The Soil Triangle


Continuing with Farmer  Al’s presentation entitled “Compost: the new rage in sustainability”, we will refer again to one of the introductory slides with the heading “Soil texture at Frog Hollow Farm”.  In reference to that slide, questions have been asked as to what is clay loam (a highly productive soil at FHF) and how can one go about identifying the type of soil present in a backyard garden.


Soil is defined by texture and structure. If we compare soil to a house, texture describes all the building blocks from which a house is constructed (clay, sand, silt). Structure defines how the building blocks are put together (walls, rooms etc…): organic matter, bacterial products, fungi and other substances act as cement forming stable clumps of soil.


Most soils are some type of loam which is defined as a mixture of sand, silt and clay that exhibits the PROPERTIES of these colloids as if they were

in equal proportions (40%-40%-20%).


Clay loam is a soil mixture that contains more clay than other soil mixtures. The particles of clay are very small (smaller than sand and silt), which is one its most important characteristics. A  spoonful of clay has the surface area the size of a football field. This large surface area means that clay adsorbs a lot of water and other important micronutrients. This of course is very important for plant growth but at the same time this is one of the drawbacks of clay: it drains poorly. Try walking in the orchard after a heavy rain.

How can clay loams be improved to create better drainage without too much difficulty? The addition of well managed compost and/or humus will improve the structure of the clay loam  through the formation of soil clumps or aggregates. The core of the clump is some combination of clay, sand and silt. This core gets covered with organic matter, bacterial glues, fungal strands, plant roots and this becomes a pretty stable clump of soil.


How can you determine the texture of your soil? You can use the “feel “ method (a most valuable skill used by field scientists).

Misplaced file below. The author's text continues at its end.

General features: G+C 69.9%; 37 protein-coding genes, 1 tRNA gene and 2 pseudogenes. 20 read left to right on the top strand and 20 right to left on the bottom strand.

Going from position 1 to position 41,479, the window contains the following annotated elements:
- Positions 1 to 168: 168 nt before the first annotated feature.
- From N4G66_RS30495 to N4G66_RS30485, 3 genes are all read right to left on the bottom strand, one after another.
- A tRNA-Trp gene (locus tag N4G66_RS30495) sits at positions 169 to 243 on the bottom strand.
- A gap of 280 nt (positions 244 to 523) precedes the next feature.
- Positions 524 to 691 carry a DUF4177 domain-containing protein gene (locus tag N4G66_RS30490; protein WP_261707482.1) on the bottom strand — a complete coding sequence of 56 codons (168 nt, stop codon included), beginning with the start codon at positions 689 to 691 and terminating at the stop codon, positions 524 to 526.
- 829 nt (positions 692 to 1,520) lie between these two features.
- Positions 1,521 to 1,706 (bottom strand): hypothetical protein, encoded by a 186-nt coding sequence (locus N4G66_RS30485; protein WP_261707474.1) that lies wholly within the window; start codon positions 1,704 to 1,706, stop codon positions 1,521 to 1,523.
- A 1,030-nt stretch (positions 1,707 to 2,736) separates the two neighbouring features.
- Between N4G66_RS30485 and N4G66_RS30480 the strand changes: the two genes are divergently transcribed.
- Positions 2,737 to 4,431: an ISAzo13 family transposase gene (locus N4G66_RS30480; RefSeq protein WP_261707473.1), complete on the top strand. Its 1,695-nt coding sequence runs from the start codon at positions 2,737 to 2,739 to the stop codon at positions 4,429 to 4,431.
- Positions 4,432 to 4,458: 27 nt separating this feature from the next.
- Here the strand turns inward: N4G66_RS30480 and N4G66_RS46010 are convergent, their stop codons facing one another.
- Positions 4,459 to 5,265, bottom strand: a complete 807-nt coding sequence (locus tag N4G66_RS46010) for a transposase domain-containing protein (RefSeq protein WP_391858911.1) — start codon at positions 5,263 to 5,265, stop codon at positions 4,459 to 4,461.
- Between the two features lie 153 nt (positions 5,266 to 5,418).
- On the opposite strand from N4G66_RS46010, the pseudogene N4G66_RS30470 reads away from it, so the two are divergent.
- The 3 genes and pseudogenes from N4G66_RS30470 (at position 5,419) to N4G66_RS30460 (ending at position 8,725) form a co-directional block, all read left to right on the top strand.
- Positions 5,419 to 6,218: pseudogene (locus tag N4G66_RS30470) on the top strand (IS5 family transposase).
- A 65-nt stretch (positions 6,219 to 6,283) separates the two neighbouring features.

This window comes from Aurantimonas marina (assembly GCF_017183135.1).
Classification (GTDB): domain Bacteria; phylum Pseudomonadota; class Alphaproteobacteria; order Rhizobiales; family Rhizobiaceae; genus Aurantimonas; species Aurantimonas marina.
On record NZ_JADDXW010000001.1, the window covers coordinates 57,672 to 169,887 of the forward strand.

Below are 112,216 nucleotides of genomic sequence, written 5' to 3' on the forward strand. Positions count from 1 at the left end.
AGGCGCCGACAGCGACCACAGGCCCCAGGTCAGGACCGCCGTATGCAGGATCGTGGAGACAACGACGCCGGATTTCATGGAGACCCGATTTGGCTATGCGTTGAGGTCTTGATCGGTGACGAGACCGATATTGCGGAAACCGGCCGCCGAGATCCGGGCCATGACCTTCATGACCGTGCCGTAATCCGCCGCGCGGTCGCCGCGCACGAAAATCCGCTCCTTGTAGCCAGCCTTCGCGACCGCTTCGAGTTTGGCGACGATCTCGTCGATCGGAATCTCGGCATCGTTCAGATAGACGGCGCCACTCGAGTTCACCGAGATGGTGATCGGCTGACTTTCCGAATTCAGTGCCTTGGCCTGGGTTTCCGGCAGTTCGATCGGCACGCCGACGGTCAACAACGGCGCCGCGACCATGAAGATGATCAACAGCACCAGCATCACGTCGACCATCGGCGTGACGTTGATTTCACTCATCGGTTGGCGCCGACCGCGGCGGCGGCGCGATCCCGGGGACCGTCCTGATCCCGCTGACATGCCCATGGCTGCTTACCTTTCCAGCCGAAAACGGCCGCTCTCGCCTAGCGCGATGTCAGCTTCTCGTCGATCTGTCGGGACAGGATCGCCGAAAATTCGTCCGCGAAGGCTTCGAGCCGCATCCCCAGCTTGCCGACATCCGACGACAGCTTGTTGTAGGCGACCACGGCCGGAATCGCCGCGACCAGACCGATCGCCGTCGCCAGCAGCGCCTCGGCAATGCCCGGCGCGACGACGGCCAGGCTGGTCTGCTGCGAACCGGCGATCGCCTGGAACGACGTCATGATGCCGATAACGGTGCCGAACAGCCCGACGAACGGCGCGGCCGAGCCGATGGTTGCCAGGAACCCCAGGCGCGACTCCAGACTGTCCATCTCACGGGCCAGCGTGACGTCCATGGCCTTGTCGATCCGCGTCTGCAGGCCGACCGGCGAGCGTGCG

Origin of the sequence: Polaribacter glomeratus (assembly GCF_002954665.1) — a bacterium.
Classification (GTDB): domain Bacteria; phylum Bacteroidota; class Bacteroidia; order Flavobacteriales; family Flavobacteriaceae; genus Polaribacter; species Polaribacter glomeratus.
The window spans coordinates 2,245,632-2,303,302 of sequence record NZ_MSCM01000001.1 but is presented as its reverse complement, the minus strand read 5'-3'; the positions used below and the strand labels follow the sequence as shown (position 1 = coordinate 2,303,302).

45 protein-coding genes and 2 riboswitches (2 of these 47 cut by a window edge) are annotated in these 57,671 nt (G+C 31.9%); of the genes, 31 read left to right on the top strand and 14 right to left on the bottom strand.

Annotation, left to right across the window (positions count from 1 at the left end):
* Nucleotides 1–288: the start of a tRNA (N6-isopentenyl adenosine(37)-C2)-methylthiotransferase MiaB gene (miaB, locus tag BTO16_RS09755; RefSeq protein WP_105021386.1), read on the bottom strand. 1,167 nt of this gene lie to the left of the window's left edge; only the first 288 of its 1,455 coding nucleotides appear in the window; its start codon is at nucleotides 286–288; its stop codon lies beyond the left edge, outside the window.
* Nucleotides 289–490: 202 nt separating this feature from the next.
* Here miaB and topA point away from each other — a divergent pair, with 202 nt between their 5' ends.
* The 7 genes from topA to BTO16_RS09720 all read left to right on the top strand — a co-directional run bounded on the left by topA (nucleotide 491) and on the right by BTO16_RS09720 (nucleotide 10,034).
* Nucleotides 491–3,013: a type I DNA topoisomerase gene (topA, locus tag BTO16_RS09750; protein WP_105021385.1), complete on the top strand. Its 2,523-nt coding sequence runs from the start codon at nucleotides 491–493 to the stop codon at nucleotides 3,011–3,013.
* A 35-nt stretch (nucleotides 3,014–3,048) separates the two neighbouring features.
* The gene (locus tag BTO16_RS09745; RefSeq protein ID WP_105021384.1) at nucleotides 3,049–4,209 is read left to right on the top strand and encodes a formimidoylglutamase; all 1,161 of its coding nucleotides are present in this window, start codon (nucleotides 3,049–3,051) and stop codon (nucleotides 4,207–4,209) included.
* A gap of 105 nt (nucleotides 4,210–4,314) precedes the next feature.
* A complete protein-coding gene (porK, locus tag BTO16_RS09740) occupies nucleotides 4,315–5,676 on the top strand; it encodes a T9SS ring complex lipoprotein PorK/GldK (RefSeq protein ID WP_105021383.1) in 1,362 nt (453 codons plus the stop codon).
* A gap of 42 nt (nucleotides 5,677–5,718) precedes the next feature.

Take a walnut sized sample of your moist soil and knead until it becomes like putty. Add small amounts of water if necessary.


While working the sample, does it feel silky smooth  and it doesn’t stick to your fingers? Does it feel gritty and rough? Can you make a ribbon using your thumb and forefinger? This method identifies silty soils, sandy soils and clay soils.

For example, if you use this method with some of the soils present at Frog Hollow, the results are as follows:

*Soil is moderately sticky and at the same time firm
*There is a little bit of grittiness (you can hear it when  you rub it next to your ear)
*The sample is smooth but not too much


This seems like a very primitive method of assessing soil texture but try it with different soils around your home (garden soil, compacted soil) and pretty soon you will see how practical it is.


Finally, you can go to the National Resources Conservation Service site (NRCS) and using the  Web Soil Survey you should be able to find out a soil description of the plot around your house (soil scientists have completed a detailed soil survey of the USAS).


“It is embarrassing not to agree on what soil is. In this pedologists (soil scientists) are not alone. Biologist cannot agree on a definition of life and philosophers on philosophy” Hans Jenny , “The Soil Resource: origin and behavior”


This blog has been inspired by the soil textbook edited by N.C. Brady and R.R. Weil, “The nature and properties of soil”.

Author: Christophe Kreis MLF Soil Consulting PhD, Molecular Biology/Developmental Biology, University of British Columbia, Canada. Christophe is co-founder of MLF Soil Consulting with his wife Monique. He started his career in basic medical research and after various positions in academia and industry Christophe slowly returned to his first passion Soil Ecology and Microbiology. It is his belief that human health is tied intimately to soil health through the production of healthy food. For this reason MLF Soil Consulting is committed to help farmers improve the management of their soil through composting, vermicomposting and biological analysis of microbial soil life.

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